Broken Government
11:52 am
Fri October 4, 2013

Government shutdown affects....bass fishing?

Tim Mitchem talks to the press about the bass fishing tournament, last week.
Credit Ben Adducchio

With a shutdown in the United States government, nearly one million employees are not able to work. But in northern West Virginia, area fishermen and women are also feeling that pinch.

This weekend, a bass fishing tournament along the Monongahela River is scheduled to take place. Normally contestants would be able to catch bass anywhere along the river between  Fairmont and Point Marion, Pennsylvania. But because of the  government shutdown, the United States’ Corps of Engineers employees aren’t able to open the locks. So that will limit the ability of fishermen to travel up and down the river. Tim Mitchem is the president with B.A.S.S. Nation of West Virginia.

"Once the government shut down, I received a message that they wouldn’t be able to honor that agreement. They’re not allowed to pay anybody overtime, during a furlough, which is essentially what they’re doing with the staff there. The locks will not be open for us," he said.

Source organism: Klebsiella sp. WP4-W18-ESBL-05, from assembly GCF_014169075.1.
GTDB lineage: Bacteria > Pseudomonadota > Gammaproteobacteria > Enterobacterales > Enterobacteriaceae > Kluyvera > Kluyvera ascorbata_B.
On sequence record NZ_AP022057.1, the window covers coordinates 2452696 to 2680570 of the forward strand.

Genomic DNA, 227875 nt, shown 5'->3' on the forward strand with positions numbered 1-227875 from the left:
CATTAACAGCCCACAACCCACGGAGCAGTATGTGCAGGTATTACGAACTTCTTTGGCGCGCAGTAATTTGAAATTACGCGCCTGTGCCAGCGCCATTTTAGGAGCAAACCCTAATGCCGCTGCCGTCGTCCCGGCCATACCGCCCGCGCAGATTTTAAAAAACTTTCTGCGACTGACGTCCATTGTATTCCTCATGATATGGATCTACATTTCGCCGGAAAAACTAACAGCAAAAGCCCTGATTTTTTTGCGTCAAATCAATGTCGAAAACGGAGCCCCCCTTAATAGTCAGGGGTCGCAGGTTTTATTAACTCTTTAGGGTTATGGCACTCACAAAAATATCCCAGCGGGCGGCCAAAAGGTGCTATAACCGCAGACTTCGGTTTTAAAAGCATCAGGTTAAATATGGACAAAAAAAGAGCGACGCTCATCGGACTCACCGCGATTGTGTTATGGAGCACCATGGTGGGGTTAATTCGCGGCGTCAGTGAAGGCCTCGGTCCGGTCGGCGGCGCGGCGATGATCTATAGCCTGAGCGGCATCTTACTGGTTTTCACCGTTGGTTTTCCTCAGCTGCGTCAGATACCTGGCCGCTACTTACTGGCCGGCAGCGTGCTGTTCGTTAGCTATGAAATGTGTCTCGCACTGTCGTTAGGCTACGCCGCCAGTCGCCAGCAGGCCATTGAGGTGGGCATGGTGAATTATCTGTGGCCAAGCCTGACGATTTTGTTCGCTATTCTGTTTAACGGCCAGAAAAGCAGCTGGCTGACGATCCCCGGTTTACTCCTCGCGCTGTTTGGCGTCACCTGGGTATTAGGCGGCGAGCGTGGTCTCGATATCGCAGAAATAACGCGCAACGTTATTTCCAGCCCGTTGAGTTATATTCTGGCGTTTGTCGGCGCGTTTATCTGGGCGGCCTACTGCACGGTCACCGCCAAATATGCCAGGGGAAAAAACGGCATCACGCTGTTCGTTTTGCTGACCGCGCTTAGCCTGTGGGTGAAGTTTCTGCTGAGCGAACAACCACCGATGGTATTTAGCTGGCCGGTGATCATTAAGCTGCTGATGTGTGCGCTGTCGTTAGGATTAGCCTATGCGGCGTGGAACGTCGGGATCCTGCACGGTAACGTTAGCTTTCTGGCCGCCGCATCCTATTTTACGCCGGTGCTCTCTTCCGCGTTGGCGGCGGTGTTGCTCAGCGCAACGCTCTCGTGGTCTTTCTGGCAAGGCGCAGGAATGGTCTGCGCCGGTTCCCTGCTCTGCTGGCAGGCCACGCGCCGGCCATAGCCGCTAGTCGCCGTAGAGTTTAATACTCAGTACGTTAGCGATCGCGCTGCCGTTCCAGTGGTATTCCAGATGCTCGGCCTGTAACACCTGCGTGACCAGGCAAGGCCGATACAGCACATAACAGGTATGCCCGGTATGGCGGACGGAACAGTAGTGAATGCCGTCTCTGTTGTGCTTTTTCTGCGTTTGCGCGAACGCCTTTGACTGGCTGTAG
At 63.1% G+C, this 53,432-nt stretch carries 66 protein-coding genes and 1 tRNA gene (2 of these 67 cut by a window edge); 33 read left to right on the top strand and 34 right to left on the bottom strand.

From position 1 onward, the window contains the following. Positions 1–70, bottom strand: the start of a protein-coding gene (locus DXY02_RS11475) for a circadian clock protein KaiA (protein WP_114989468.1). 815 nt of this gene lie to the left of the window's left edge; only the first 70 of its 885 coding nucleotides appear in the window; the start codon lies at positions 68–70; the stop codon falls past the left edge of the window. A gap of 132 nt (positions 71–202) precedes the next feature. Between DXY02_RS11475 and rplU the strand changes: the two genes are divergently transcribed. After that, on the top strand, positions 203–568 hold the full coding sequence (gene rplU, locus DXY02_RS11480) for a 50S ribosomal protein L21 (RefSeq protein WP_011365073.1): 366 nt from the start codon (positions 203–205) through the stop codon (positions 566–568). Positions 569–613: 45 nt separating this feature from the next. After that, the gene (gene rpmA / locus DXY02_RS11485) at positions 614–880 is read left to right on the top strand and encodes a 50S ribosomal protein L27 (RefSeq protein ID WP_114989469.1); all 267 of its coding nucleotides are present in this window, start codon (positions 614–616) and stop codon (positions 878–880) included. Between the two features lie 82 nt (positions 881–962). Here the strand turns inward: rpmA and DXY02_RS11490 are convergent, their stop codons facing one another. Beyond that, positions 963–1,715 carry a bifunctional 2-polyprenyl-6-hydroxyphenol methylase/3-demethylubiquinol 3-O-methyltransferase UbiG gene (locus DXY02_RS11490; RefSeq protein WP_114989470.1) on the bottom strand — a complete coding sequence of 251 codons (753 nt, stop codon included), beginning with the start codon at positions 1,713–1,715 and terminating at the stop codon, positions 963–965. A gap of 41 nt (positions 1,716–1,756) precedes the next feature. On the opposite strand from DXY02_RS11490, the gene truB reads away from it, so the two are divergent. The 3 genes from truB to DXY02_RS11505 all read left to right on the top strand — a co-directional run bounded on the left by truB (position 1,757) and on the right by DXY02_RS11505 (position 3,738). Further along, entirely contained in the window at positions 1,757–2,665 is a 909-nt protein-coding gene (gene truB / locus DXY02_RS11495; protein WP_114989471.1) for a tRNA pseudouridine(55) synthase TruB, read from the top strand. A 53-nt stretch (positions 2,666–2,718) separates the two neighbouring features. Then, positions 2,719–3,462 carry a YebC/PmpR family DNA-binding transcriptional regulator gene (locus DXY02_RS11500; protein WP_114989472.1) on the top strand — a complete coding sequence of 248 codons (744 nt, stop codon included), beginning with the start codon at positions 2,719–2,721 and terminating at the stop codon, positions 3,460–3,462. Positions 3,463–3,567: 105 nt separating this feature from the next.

Mitchem is frustrated because the Corps of Engineers and organizations like B.A.S.S. have been negotiating for months to keep the locks open as much as possible during the tournament.

"A lot of people say this is just a fishing tournament. It is, but when you plan for something for over a year, which is what we’ve done, but we’ve got people spending money in the area, and we could have people not even show up to this tournament now, because they are not going to want to fish in a congested area. So it could affect a lot of things. It’s frustrating, but we have to deal with what we have to deal with," said Mitchem.

The fishermen will be using only one section of the river for the tournament. Metchum says it’s better than nothing, but it’s not that good either. Mitchem didn’t want to move the tournament, since several hotel rooms were already booked.

"It’s not the end of the world, but it’s not an ideal situation, because when you have that many boats in that limited space of water, it’s difficult for guys to find fishing spots that haven’t been fished many times over. Saturday should be an alright day, Sunday will probably be more difficult and we will probably see that when fish are brought in for weigh-in," he said.

But Mitchem said the tournament will go on, and wants the public to come to enjoy two days of fishing.